Threat Hunting in action
After the incident description below, we will illustrate how hunters generate hypotheses and apply various approaches to detect malicious activity. When searching for indicators of this activity, we will use Windows OS audit events and the Sysmon utility from the Sysinternals Suite, while the Elastic Stack-based Threat Hunting platform will serve as centralized storage and analysis of data.
As a result of a phishing attack, an unsuspecting user opens the email attachment, which is a Microsoft document with an enticing name "Annual_Salary_Bonuses.xlsm". The file contains a malicious macro that misleads the user into granting permissions to execute the following sequence of actions (fig. 1):
- connects to the attacker’s control server and downloads the viewpage.php file with payload—meterpreter reverse shell
- renames and saves the downloaded file in the %TEMP% directory as sysprov32.dll
- writes to the registry run key HKCU\Software\Microsoft\Windows\CurrentVersion\Run the userprep value with the following content: rundll32 C:\Users\vadmin\AppData\Local\Temp\sysprov32.dll,#0
- executes the payload from the sysprov32.dll file, using the command rundll32 C:\Users\vadmin\AppData\Local\Temp\sysprov32.dll,#0.
After the reverse shell execution, the attacker gains remote access to the user’s computer and dumps the user’s credentials from the SAM (Security Accounts Manager) Database with the help of the Invoke-Mimikatz.ps1 PowerShell script. However, the dumping of credentials from the LSASS (Local Security Authority Server Service) process memory fails as the Invoke-Mimikatz.ps1 script contains a Mimikatz utility version, which is not working on the user’s machine. Therefore, the attacker downloads to the user’s computer the latest version of the Mimikatz utility as an executable PE-file and saves it in the directory c:\Users\vadmin\Documents\ as m.exe. After the file is executed, the attacker steals the credentials from the RAM.
We have understood the sequence of actions performed by the attacker. Now let us demonstrate how hunters can detect the incident using each of the three approaches that we explored in the previous article.
Usually it all starts with a clue derived from testing of the initial hypothesis. The clue enables hunters to reconstruct the whole incident step by step. Initial hypotheses can be formed by applying one of the three approaches: IoC-, Tool- or TTPs-based.
Let us take these approaches from the simplest to the most complex and start with the IoC-based approach.
IoC-based hypotheses involve the searching for indicators of compromise in the protected infrastructure. In the case of our incident, the IP address of the attacker’s control server obtained from the Threat Intelligence base may serve as such indicator.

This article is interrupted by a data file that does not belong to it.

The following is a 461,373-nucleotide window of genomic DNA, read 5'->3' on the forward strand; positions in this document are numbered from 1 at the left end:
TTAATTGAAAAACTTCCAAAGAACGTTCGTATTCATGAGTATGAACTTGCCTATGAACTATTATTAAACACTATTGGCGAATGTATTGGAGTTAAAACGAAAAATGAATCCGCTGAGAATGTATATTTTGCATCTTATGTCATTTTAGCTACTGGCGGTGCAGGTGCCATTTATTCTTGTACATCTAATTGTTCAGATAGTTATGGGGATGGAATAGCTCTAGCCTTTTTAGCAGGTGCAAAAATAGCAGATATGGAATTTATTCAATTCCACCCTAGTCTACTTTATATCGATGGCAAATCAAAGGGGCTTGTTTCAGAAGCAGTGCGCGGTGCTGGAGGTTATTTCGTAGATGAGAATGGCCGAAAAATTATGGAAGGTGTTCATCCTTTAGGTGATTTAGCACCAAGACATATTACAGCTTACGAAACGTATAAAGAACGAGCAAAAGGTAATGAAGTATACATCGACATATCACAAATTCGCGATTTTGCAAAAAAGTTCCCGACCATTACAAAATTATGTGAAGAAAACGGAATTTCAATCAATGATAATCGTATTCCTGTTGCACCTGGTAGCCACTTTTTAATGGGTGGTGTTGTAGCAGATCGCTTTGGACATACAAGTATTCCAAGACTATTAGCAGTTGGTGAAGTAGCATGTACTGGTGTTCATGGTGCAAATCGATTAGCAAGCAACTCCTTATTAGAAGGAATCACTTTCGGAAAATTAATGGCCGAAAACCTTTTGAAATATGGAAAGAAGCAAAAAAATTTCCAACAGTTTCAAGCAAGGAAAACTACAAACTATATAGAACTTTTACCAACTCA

Let us assume that we have selected the indicator presented in fig. 2 to test our hypothesis.
According to the Threat Intelligence, the IP address 126.96.36.199 is being exploited by a malware.
Now let us generate an initial hypothesis. It may sound like this: there is a compromised host or a group of hosts in our infrastructure, which have connected or are connecting to the malicious control server with the IP address 188.8.131.52.
Using the Threat Hunting platform and available telemetry, let us try to prove the hypothesis false or positive. The request example and results are presented in fig. 3.
event_type:NetworkConnection AND (net_src_ipv4:184.108.40.206 OR net_dst_ipv4:220.127.116.11)
The results returned by the request show that the DESKTOP-HVS4327 host has been making network connections to the malicious IP address via ports 443 and 8443.
The hypothesis has been proved positive—we may conclude that the host has been compromised.
Sysmon Event ID 3 and Windows Event ID 5156 have a field with the name of the process that has established the network connection. Let us check what processes have been attempting network connections to the malicious host (fig. 4).
The initial connection was established by the process C:\Program Files (x86)\Microsoft Office\Office16\excel.exe, which is logical as the incident started after the user had opened the malicious Microsoft Excel attachment. We can also see a number of connections made by the rundll.32.exe process. As a result of the hypothesis testing, the incident was successfully detected.
In addition to the IP address, other indicators such as sysprov32.dll and Annual_Salary_Bonuses.xlsm files or the userprep registry value can be used to detect the incident being researched. However, the attacker can easily change all of the above listed indicators and avoid detection through the IoC-based hunting.